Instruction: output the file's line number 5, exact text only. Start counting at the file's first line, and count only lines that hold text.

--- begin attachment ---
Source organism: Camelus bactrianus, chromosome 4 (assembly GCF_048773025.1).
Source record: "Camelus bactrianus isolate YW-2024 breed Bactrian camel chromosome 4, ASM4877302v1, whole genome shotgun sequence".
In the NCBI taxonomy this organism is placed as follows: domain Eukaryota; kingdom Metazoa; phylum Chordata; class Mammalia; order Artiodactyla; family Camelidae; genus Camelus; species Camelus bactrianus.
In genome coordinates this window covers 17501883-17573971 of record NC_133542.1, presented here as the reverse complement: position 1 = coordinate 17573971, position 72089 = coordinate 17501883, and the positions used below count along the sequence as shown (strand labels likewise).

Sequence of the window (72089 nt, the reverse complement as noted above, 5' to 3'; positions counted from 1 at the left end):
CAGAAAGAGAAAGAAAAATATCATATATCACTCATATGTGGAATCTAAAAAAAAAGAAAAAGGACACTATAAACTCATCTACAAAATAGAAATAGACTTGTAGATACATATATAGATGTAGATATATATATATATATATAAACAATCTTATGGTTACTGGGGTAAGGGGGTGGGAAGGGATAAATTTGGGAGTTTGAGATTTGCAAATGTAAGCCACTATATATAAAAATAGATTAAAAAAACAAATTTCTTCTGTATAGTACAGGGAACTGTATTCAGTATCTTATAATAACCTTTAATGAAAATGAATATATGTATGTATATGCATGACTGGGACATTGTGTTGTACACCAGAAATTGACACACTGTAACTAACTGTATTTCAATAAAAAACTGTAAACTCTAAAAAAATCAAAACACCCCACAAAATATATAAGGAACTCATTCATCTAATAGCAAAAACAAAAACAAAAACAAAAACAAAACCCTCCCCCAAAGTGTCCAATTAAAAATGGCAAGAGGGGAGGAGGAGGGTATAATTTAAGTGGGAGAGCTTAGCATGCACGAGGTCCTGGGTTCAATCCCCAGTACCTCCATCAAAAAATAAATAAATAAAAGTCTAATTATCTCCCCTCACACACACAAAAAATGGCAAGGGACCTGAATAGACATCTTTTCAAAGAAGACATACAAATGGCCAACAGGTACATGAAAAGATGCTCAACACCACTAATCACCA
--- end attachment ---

Sequence of the window (72089 nt, the reverse complement as noted above, 5' to 3'; positions counted from 1 at the left end):